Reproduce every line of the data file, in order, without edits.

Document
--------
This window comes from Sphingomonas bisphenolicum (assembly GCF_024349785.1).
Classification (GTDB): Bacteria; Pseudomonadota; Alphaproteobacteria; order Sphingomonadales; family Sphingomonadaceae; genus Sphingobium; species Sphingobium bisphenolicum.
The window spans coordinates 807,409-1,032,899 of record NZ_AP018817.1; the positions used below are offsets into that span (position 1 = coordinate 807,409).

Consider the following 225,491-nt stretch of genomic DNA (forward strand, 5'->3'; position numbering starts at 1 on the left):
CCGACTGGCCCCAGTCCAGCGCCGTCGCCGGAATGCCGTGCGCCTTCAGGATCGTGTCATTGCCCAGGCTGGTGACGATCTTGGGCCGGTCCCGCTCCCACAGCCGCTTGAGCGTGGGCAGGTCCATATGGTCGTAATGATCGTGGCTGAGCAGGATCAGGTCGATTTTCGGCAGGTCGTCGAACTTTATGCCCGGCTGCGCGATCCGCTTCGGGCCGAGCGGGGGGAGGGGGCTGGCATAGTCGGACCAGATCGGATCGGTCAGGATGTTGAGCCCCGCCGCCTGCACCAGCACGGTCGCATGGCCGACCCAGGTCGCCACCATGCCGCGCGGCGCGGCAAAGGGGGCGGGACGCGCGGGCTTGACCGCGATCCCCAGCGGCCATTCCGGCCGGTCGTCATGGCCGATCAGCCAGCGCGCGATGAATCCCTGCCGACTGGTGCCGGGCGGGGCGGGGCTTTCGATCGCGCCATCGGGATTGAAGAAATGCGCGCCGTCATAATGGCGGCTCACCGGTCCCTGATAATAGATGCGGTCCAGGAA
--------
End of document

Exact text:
This window comes from Sphingomonas bisphenolicum (assembly GCF_024349785.1).
Classification (GTDB): Bacteria; Pseudomonadota; Alphaproteobacteria; order Sphingomonadales; family Sphingomonadaceae; genus Sphingobium; species Sphingobium bisphenolicum.
The window spans coordinates 807,409-1,032,899 of record NZ_AP018817.1; the positions used below are offsets into that span (position 1 = coordinate 807,409).

Consider the following 225,491-nt stretch of genomic DNA (forward strand, 5'->3'; position numbering starts at 1 on the left):
CCGACTGGCCCCAGTCCAGCGCCGTCGCCGGAATGCCGTGCGCCTTCAGGATCGTGTCATTGCCCAGGCTGGTGACGATCTTGGGCCGGTCCCGCTCCCACAGCCGCTTGAGCGTGGGCAGGTCCATATGGTCGTAATGATCGTGGCTGAGCAGGATCAGGTCGATTTTCGGCAGGTCGTCGAACTTTATGCCCGGCTGCGCGATCCGCTTCGGGCCGAGCGGGGGGAGGGGGCTGGCATAGTCGGACCAGATCGGATCGGTCAGGATGTTGAGCCCCGCCGCCTGCACCAGCACGGTCGCATGGCCGACCCAGGTCGCCACCATGCCGCGCGGCGCGGCAAAGGGGGCGGGACGCGCGGGCTTGACCGCGATCCCCAGCGGCCATTCCGGCCGGTCGTCATGGCCGATCAGCCAGCGCGCGATGAATCCCTGCCGACTGGTGCCGGGCGGGGCGGGGCTTTCGATCGCGCCATCGGGATTGAAGAAATGCGCGCCGTCATAATGGCGGCTCACCGGTCCCTGATAATAGATGCGGTCCAGGAA